Katie the goat may be Fairfield County's only radiation monitor.
Katie is one of my pet goats at my home in Redding, but she is also part of a science experiment.
I regularly test Katie's milk for radioactivity. I send the milk out to an out-of-state lab certified to analyze concentrations of strontium-90 and strontium-89 and other radioisotopes that nature never intended mother goats to feed their kids.
The results are variable, as is the weather, but the most recent samples tested positive for both strontium-90 and strontum-89.
Fukushima fallout, you may ask?
No, this milk was collected pre-Fukushima — back in September 2010 — and the results lead to an unsettling realization: the food chain out here in pretty Redding is contaminated with radioactivity from a domestic source.
And the source released it in a recent fission event. That we know because the strontium-89 detected in Katie's milk has a short halflife: about 50 days. That means half of its radioactivity decays within 50 days and what's left becomes increasingly difficult and finally impossible to detect.
I'm sorry to report that this isn't the first time Katie's milk has tested positive for radioactivity. And Katie's not the only one. Katie's daughter, Cindy-Lu, whom , unbeknownst to her, was also feeding her kids milk with detectable levels of both strontium-89 and strontium-90, which has a halflife of 30 years.
The presence of strontium-90 from nuclear fallout in milk fed to the consuming public in the 1960s during the peak period of atmospheric nuclear weapons testing ultimately led to the Nuclear Test Ban Treaty.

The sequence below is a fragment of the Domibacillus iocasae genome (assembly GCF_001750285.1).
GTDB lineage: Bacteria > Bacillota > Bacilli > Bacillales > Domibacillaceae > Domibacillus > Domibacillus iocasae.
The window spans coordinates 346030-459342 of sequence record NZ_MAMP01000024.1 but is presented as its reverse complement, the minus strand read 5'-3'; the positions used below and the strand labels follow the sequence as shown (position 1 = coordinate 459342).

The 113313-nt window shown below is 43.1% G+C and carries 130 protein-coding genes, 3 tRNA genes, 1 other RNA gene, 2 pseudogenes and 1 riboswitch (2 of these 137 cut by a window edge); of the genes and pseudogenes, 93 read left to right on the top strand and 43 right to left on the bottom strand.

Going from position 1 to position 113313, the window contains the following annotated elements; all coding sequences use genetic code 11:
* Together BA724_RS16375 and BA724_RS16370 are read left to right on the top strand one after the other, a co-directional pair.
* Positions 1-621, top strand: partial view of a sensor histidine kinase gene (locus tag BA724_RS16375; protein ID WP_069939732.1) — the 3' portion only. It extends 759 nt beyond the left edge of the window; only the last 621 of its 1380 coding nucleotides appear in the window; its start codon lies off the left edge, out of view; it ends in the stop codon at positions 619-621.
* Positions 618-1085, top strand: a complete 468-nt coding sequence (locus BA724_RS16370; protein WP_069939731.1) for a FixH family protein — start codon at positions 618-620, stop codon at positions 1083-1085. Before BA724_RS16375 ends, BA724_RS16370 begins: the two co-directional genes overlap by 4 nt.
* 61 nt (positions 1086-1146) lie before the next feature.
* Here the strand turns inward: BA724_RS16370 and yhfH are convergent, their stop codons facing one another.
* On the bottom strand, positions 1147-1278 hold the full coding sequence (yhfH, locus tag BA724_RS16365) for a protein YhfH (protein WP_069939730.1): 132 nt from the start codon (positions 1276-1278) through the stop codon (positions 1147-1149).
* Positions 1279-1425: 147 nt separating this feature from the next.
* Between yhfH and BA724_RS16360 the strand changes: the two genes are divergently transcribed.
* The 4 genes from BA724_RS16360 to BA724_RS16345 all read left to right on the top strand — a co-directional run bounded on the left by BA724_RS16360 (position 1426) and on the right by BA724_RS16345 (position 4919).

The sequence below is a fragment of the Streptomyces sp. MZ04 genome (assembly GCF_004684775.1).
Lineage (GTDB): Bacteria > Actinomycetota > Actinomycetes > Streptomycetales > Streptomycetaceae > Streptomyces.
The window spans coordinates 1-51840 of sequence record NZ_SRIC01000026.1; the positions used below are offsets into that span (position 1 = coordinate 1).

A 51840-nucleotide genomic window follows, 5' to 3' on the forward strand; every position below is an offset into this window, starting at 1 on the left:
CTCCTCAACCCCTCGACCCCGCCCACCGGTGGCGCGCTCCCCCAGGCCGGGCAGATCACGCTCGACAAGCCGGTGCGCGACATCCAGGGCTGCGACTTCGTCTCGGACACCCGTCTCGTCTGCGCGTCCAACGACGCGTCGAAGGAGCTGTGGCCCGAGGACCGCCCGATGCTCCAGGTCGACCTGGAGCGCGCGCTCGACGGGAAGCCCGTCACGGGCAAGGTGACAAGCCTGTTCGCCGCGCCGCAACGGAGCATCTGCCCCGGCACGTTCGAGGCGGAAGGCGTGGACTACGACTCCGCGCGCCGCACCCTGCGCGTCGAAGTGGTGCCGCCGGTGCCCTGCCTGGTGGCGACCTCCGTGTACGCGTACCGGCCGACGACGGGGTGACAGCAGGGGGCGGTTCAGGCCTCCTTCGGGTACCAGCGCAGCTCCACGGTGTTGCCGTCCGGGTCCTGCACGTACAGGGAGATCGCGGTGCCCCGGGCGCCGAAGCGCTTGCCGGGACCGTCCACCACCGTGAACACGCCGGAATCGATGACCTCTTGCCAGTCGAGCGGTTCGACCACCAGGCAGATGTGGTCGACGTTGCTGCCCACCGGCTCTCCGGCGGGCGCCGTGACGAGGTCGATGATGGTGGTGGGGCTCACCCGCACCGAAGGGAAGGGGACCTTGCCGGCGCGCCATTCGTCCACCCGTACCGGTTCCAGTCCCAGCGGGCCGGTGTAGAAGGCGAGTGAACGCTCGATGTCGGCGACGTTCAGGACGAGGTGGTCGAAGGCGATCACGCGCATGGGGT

Once President John F. Kennedy was informed that the strontium-90 collects as a potent carcinogen in the bones of teeth of the unborn and young children, including his own, he endorsed the treaty. (Strontium-90 is linked to bone cancer, leukemia and diseases of the immune system.)
Strontium-90 has been detected in milk near Fukushima.
The U.S. Environmental Protection Agency may be monitoring for strontium-90 in milk, but so far no results have been released. The EPA has a single radiation monitor in Connecticut and it's located in Hartford.
These days, I've been collecting Katie's milk and sending it off to the lab once a week. It takes a while for the results to come back.
A jar full of Saturday night's rainfall is being readied for shipment. And the leaves of baby spinach poking up in the winter garden? They are too.
Stay tuned for the results.